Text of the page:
Thursday, December 13, 2012

Review: Midnight City by J. Barton Mitchell

Midnight City (A Conquered Earth Novel)
J. Barton Mitchell
Published: October 30, 2012
Publisher: St. Martin's Griffin
Available: Amazon


Earth has been conquered by an alien race known as the Assembly. The human adult population is gone, having succumbed to the Tone---a powerful, telepathic super-signal broadcast across the planet that reduces them to a state of complete subservience. But the Tone has one critical flaw. It only affects the population once they reach their early twenties, which means that there is one group left to resist: Children.

Holt Hawkins is a bounty hunter, and his current target is Mira Toombs, an infamous treasure seeker with a price on her head. It’s not long before Holt bags his prey, but their instant connection isn’t something he bargained for. Neither is the Assembly ship that crash-lands near them shortly after. Venturing inside, Holt finds a young girl who remembers nothing except her name: Zoey.

As the three make their way to the cavernous metropolis of Midnight City, they encounter young freedom fighters, mutants, otherworldly artifacts, pirates, feuding alien armies, and the amazing powers that Zoey is beginning to exhibit. Powers that suggest she, as impossible as it seems, may just be the key to stopping the Assembly once and for all.

Midnight City is the breathtaking first book of the Conquered Earth series.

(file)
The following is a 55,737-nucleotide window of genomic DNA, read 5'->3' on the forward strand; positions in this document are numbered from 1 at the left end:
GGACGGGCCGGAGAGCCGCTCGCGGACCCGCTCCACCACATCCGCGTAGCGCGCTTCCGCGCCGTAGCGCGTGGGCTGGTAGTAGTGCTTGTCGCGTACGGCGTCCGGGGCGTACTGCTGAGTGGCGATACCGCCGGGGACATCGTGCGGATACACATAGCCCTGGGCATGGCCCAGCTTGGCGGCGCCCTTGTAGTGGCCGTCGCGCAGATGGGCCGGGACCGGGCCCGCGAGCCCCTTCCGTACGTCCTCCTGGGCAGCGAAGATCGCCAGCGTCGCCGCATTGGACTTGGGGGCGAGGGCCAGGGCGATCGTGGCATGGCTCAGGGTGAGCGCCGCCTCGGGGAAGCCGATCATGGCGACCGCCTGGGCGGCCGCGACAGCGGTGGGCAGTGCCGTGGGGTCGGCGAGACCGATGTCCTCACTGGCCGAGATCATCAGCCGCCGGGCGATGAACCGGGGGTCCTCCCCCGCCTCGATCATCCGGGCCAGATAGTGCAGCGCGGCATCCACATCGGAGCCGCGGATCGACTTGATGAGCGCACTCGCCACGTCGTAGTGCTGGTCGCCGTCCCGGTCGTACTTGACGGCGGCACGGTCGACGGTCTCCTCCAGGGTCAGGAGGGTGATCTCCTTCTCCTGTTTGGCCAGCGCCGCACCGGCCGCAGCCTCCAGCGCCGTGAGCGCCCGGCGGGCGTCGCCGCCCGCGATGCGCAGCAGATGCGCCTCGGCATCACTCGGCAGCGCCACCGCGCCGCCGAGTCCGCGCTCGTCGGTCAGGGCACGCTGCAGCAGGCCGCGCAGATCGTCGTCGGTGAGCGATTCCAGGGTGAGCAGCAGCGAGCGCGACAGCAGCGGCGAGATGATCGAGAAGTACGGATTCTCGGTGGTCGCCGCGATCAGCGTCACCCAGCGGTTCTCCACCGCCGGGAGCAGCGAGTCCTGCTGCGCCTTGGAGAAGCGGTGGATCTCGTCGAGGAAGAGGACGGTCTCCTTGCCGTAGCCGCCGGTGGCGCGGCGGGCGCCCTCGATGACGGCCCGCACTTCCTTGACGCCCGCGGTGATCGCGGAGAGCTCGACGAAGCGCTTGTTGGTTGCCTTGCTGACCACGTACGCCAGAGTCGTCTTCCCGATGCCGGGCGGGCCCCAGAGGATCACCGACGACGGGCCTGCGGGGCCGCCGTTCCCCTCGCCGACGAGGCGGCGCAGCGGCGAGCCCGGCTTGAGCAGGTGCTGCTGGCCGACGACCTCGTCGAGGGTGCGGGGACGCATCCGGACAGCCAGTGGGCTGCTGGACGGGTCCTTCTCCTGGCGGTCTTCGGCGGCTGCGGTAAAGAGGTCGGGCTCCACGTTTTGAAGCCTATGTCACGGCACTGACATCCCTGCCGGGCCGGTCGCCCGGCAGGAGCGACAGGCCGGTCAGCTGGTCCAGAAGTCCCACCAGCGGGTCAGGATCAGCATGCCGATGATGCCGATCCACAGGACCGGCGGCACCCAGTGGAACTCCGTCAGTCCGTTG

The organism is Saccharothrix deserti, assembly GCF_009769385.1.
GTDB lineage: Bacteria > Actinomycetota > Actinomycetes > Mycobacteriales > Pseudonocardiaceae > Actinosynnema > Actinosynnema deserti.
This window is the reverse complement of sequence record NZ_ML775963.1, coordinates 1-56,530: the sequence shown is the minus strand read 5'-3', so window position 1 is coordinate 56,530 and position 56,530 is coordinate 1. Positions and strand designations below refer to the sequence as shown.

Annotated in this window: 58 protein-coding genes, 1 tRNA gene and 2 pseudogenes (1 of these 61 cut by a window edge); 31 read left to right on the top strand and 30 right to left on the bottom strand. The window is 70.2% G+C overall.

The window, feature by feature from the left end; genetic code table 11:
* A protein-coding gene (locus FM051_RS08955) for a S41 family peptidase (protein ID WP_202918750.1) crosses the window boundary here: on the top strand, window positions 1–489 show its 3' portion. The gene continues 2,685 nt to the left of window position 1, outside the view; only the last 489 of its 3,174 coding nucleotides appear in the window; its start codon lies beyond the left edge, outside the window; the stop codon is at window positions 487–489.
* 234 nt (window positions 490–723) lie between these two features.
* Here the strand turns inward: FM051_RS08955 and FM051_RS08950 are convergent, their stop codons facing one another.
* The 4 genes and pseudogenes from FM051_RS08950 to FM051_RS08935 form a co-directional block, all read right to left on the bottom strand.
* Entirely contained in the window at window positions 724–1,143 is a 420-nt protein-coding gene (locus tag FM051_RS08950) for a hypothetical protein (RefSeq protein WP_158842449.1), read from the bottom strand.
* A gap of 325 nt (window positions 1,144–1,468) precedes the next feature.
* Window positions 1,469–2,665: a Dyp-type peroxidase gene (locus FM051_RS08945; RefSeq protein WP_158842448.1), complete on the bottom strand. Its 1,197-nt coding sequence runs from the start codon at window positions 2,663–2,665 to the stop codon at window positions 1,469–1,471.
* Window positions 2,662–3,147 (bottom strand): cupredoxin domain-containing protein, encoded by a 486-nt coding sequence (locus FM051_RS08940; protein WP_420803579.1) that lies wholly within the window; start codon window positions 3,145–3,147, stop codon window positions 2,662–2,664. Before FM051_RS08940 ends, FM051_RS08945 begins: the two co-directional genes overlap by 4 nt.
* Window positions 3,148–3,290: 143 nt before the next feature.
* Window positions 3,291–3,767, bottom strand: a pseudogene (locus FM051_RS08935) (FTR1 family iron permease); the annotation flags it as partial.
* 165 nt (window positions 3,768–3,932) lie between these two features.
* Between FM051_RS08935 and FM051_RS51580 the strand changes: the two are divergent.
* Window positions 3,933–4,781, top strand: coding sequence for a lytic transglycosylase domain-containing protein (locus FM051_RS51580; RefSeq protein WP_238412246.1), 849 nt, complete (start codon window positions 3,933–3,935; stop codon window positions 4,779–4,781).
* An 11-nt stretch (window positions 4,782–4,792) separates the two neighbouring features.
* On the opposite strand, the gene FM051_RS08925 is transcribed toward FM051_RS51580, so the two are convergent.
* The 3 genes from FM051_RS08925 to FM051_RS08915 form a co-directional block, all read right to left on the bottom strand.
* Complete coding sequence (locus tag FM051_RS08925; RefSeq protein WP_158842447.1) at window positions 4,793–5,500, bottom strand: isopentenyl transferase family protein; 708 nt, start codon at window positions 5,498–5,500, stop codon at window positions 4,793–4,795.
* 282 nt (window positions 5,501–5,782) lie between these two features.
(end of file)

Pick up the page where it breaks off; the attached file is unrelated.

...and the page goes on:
Midnight City is a complex tale that weaves together a post-apocalyptic story with aliens and magic. Barton does an amazing job of focusing on both world building and character development, not sacrificing one for the other.

Holt is a great main character. He has a depth to him that is continually exposed in increments through out the story. His personal experiences with the Tone have left him jaded, without turning him into a complete jerk. He comes across as very real with his fears and insecurities mixed with his strength and determination. Mira was also very interesting. She had a sassy, tough side to her, but it didn't define her. She also came across as caring and vulnerable without ever seeming weak. I loved how she was constantly planning and never felt like there was no way out of a bad situation.

The chemistry between Holt and Mira is obvious from the first meeting, but it doesn't consume the story. This is not a romance novel. It is a Science Fiction book with a bit of romance thrown in. And despite being a romance addict, I was perfectly all right with that.

The biggest issue I had with Midnight City was that the alien technology was pretty much exactly like War of the Worlds. It's extremely hard not to notice the sticking similarities, even if you're like me and have only seen the Tom Cruise movie.

Ultimately, what I love about this book and had me putting aside the WotW similarities is that Midnight City is a story for boys and girls. One of the biggest complaints I hear about YA books is that there aren't enough books that appeal to boys. Midnight City is one of those that I think has the potential to do so.

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